NRL Produces Spin Filtering at Room Temperature with Graphene


12/21/2016 07:15 EST - 73-16r
Contact: Daniel Parry, (202) 767-2541



An interdisciplinary team of scientists at the U.S. Naval Research Laboratory (NRL) have reported the first demonstration of metallic spin filtering at room temperature using ferromagnet-graphene-ferromagnet thin film junction devices — spin is a fundamental property of electrons, in addition to charge, that can be used to transmit, process and store data.

Strain Measurement and Imaging Conceptual rendering of a spin-filtering graphene junction: Films of nickel (shown in blue) and iron (shown in red) contain a mixture of electrons with up and down spins. A few layers of graphene (shown in grey) lie between the metal layers to create a conductive path for electrons of one spin only, while blocking the other spin. A current driven though the metallic junction (labeled as 'J') becomes spin polarized. (U.S. Naval Research Laboratory)

“The spin filtering had been theoretically predicted and previously seen only for high-resistance structures at cryogenic temperatures,” said Dr. Enrique Cobas, principal investigator, NRL Materials Science and Technology Division. “The new results confirm the effect works at room temperature with very low resistance in arrays of multiple devices.”

The thin film junctions demonstrated low resistance, and the magnetoresistance characteristic of a spin filter interface from cryogenic temperatures to room temperature. The research team also developed a device model to incorporate the predicted spin filtering by explicitly treating a metallic minority spin channel with spin current conversion, and determined that the spin polarization was at least 80 percent in the graphene layer.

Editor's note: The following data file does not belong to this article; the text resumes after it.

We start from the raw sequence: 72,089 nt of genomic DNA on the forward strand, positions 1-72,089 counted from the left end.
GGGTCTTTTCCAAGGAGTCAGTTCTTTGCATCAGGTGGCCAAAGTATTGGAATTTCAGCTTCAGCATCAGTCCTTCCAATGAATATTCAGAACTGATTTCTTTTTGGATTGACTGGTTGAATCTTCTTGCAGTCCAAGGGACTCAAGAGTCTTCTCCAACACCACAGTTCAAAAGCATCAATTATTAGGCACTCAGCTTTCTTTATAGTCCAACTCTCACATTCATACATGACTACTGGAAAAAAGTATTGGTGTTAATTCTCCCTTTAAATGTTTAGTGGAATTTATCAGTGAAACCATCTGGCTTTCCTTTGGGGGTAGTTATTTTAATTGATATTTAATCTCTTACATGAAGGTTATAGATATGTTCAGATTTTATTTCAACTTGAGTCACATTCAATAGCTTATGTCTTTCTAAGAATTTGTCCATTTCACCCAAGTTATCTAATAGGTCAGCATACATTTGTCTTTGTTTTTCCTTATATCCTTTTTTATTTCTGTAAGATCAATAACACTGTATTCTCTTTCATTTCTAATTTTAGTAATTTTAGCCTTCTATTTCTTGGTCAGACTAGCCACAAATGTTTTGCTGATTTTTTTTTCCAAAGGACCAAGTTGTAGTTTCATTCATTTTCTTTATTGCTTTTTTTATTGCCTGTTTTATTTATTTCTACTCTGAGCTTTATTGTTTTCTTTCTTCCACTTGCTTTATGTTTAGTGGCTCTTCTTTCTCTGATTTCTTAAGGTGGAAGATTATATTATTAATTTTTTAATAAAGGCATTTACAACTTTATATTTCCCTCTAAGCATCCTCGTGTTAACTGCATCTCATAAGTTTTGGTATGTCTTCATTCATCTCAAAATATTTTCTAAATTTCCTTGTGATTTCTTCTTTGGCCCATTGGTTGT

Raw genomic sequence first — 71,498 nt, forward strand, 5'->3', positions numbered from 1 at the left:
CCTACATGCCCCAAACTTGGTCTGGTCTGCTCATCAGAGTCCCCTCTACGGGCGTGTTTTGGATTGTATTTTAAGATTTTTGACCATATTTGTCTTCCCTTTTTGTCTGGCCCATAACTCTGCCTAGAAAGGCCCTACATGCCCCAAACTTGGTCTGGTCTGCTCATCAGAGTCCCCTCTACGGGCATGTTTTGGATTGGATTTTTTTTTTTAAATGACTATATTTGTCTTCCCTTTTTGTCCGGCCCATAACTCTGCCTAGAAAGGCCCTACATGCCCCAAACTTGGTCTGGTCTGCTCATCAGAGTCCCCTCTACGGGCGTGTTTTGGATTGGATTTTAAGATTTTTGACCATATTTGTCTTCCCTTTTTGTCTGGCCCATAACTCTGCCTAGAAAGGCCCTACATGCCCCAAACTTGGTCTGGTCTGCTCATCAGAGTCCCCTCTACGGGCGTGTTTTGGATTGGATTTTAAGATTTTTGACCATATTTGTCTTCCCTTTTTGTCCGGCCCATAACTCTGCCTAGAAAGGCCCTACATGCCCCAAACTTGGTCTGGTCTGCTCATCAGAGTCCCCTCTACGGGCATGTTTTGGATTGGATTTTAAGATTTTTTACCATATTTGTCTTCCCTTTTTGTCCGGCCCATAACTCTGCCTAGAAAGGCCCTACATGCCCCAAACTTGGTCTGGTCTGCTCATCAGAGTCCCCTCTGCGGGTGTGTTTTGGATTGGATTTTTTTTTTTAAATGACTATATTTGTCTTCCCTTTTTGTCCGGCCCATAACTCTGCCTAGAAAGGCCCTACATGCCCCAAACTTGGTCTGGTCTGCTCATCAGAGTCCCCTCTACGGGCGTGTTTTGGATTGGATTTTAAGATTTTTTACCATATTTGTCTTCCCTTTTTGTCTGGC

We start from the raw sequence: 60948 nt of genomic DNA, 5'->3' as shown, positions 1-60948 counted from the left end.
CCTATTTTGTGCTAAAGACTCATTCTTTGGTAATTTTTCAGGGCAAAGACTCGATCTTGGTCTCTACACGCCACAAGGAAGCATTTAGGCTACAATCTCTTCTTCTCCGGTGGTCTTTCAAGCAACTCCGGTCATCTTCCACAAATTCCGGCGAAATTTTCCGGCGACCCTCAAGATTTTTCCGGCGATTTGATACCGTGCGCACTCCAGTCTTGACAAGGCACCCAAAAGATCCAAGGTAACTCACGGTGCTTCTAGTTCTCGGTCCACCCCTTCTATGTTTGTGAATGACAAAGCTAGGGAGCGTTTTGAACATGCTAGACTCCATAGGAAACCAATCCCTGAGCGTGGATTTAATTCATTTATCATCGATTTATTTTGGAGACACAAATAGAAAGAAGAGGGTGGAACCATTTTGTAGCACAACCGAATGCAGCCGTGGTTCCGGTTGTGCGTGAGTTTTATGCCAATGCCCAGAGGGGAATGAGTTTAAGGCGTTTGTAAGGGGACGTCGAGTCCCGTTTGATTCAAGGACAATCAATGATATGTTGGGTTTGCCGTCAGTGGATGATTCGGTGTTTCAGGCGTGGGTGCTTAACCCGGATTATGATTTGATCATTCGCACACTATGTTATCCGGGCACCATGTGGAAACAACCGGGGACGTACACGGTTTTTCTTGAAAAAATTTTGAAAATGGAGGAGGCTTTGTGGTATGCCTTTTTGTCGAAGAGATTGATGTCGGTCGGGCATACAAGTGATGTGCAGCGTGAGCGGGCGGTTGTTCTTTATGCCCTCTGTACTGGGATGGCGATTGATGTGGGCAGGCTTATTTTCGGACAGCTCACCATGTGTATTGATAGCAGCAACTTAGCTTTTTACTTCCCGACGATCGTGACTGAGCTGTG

“Graphene is famous for its extraordinary in-plane properties, but we wanted to look at conductivity between stacked graphene sheets and how they interact with other materials,” said Cobas. To do so, NRL researchers developed a recipe to grow large multi-layer graphene films directly on a smooth, crystalline nickel alloy film while retaining that film’s magnetic properties, then patterned the film into arrays of cross-bar junctions. “We also wanted to show we could produce these devices with standard industry tools, not just make one device,” Cobas added.

The spin filtering phenomenon is due to an interaction of the quantum mechanical properties of graphene with those of a crystalline nickel film. When the nickel and graphene structures align, only electrons with one spin can pass easily from one material to the other, an effect termed spin filtering, that results in spin polarization of an electric current.

“There is room for improvement as theory suggests the effect can be increased by an order of magnitude by fine-tuning the number of graphene layers,” said Dr. Olaf van ‘t Erve, research scientist, NRL Materials Science and Technology Division. “However, current models do not include the spin-conversion that happens inside the ferromagnetic contacts. Once we account for those effects, we’re already close to the ideal case of 100 percent spin polarization in the graphene layer, enabling us to revise our device geometry and materials to maximize the effect.”

The result is relevant to next-generation non-volatile magnetic random access memory (MRAM), which uses spin-polarized pulses to flip a magnetic bit from 0 to 1 and vice-versa. It may also find use in future spin logic technologies or as magnetic sensors.

The research results are reported in the November 2, 2016, issue of ACS Nano (DOI 10.1021/acsnano.6b06092). The full research team included Drs. Enrique Cobas, Olaf van ‘t Erve, Shu-Fan Cheng, Konrad Bussman and Berry Jonker from the Materials Science and Technology Division and Drs. James Culbertson and Glenn Jernigan from the Electronics Science and Technology Division at NRL.



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